Administrative detention, or detention without trial, isn’t merely seen in Israel as a legitimate tactic intended to fight terrorism; it has also become a routine tactic, which is used “in times of necessity” against both residents of the territories and Israeli citizens. The definition of “necessity” is left to the Shin Bet security service, which receives almost automatic backing from judges. Only in rare cases do the latter bother to scrutinize the “necessity” in depth or set conditions on employing an administrative detention order. Suspects and their lawyers aren’t allowed to see the classified material submitted to the court in support of such orders, nor are they entitled to demand that the ordinary laws of evidence be applied.
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The purpose of such detentions is to bypass the legal system, since whatever evidence investigators possess evidently isn’t sufficient for an indictment. It’s true that international conventions permit administrative detention, but they state clearly that this tactic can be used only in the most exceptional cases, during a state of emergency, when the nation faces an extremely severe threat.
What had been accepted with indifference as a suitable way of managing the occupation now seems to be spreading with alarming rapidity inside Israel as well. Earlier this year, Mohammed Ibrahim, an Israeli citizen, had the “privilege” of becoming the first Arab Israeli administrative detainee in many years. Last week, three other Arab Israelis from Wadi Ara were also slapped with administrative detention orders.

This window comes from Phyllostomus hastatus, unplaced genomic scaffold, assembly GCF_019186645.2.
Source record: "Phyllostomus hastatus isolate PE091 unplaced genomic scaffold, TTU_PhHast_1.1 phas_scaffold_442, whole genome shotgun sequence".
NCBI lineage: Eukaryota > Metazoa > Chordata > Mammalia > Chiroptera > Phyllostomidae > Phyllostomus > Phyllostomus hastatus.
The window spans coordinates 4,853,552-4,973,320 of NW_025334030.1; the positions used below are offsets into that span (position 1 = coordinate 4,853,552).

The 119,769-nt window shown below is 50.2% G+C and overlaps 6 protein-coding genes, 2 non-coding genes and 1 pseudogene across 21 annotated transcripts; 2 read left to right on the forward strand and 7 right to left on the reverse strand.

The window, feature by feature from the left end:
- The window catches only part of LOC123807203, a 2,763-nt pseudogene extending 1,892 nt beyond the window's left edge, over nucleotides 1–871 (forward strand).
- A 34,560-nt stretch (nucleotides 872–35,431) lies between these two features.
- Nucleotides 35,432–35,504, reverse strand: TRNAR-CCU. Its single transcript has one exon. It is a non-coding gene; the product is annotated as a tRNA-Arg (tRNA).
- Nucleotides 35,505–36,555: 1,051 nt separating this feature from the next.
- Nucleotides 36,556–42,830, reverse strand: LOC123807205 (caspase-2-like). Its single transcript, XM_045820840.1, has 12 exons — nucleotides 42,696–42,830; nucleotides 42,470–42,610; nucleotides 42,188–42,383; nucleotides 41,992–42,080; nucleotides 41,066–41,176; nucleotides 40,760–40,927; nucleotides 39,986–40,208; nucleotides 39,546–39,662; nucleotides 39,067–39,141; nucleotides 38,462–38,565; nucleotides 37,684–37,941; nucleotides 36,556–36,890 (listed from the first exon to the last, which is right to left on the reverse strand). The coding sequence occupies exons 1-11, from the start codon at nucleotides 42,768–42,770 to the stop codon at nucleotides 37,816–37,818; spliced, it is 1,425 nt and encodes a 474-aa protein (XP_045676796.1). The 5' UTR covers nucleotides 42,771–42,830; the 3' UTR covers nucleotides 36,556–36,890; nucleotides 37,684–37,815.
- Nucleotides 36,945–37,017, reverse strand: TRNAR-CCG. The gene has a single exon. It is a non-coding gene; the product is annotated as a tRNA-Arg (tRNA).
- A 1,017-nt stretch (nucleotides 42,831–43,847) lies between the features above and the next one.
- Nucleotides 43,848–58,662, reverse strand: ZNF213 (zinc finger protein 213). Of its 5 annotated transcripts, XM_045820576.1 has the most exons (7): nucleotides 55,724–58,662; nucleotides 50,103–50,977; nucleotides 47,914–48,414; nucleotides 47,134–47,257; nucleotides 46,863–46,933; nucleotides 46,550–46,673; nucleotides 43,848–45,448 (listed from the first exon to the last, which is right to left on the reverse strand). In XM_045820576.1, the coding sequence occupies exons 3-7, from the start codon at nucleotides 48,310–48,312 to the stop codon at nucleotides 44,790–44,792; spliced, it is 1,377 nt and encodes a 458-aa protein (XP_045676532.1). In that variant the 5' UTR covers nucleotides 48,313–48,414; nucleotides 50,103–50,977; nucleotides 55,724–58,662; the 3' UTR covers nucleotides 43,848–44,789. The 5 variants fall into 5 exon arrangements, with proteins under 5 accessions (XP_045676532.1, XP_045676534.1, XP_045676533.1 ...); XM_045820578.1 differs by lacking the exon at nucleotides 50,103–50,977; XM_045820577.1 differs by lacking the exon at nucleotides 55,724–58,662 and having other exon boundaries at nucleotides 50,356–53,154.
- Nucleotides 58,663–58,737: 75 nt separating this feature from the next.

The orders signed by Defense Minister Avigdor Lieberman permitted six months of detention, but the court later reduced one suspect’s detention to two months. The suspicions that led to the detention orders are unknown, but because none of the detainees belongs to any political organization, the prevailing assessment is that they were detained over something they posted on social media.
Israeli Arabs aren’t the only victims of this unacceptable administrative tactic. Various types of administrative restrictions are also imposed on Jews, ranging from full administrative detention, like that imposed on Elia Nativ of the West Bank settlement of Yitzhar, to the lesser administrative restrictions imposed on some 30 other Israeli Jews.
Administrative detention isn’t just a serious violation of the fundamental rights of both citizens of the state and residents of the occupied territories. It also reveals the security services’ fear that a fair legal system operating under binding legal rules wouldn’t grant appropriate backing to the war on terror. This is an unacceptable claim, which is liable to be repeated in the future in the battles against crime, traffic accidents and any other violation of the law that law enforcement agencies can’t cope with via proper legal procedures.
Administrative detention is no substitute for the law and the judicial process, and it must be abolished. Continuing to use it doesn’t help Israel’s security, and it undermines the democratic principles on which the country was founded.
The above article is Haaretz's lead editorial, as published in the Hebrew and English newspapers in Israel